Informations and abstract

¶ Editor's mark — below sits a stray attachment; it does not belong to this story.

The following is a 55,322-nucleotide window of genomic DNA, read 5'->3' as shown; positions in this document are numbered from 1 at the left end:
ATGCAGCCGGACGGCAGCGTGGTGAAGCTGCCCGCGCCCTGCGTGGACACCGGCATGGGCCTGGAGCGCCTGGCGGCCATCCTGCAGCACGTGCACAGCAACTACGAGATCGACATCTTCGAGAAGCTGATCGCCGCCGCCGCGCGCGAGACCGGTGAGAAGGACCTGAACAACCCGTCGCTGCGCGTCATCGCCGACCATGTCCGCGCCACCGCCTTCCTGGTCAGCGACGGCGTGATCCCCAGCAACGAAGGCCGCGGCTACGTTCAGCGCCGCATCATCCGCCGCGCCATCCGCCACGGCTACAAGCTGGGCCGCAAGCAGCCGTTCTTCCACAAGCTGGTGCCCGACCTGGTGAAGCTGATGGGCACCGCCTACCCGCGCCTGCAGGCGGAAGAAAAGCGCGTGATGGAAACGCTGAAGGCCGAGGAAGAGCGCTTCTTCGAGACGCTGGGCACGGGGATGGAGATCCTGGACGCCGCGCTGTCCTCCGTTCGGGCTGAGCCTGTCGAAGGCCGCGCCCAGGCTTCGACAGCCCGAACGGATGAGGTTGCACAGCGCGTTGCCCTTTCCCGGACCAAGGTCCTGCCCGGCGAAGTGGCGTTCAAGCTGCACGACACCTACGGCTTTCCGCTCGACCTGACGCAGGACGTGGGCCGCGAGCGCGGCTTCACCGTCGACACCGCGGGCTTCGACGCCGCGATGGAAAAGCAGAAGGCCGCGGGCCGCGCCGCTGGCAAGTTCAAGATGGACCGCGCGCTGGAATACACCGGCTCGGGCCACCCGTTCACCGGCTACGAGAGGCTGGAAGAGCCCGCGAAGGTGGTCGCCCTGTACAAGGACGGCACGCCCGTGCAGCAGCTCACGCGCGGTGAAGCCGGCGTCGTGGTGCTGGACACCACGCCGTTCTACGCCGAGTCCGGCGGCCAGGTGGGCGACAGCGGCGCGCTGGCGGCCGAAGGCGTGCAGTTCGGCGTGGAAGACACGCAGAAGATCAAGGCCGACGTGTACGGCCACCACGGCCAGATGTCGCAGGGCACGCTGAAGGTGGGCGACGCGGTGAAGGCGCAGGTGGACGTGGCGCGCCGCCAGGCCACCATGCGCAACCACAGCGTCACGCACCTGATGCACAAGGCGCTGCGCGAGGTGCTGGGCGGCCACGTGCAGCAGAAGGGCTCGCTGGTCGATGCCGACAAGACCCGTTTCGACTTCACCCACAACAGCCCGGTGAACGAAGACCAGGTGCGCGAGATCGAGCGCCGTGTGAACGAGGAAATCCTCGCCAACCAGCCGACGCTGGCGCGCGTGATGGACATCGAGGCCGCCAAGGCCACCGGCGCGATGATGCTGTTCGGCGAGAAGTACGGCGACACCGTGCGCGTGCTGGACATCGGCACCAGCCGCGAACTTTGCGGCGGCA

Ever since the 19th century the chants of the Mass Ordinary have offered occasions for innovation and experimentation within a process of reform whose objective was the participation of the people in the rite. After Vatican II the composers of sacred music were given the opportunity to use the national language, which meant that it was necessary to construct a new musical language, one that could be understood and experienced by the congregation of the faithful in accordance with the dictates of the "Sacrosanctum Concilium": "To such a full and active participation of all the people must be dedicated a very special care in the framework of the reform and of the promotion of the liturgy" (I, 14). What was needed, therefore, was a style that would not break with tradition, but which would not even exclude "a priori" the contemporary idioms. This paper aims, therefore, through an analysis of certain Masses composed by representative Italian composers from the 1960s onwards, to observe on the one hand how that "very special care", addressed to congregational participation in the singing, was interpreted by the musicians and, on the other, to verify if a common language has effectively emerged within this repertoire. The negative answer at which the inquiry arrives stresses the complexity of a process that has not succeeded in finding a shared line of development, in spite of the originality and variety found in the musical solutions proposed.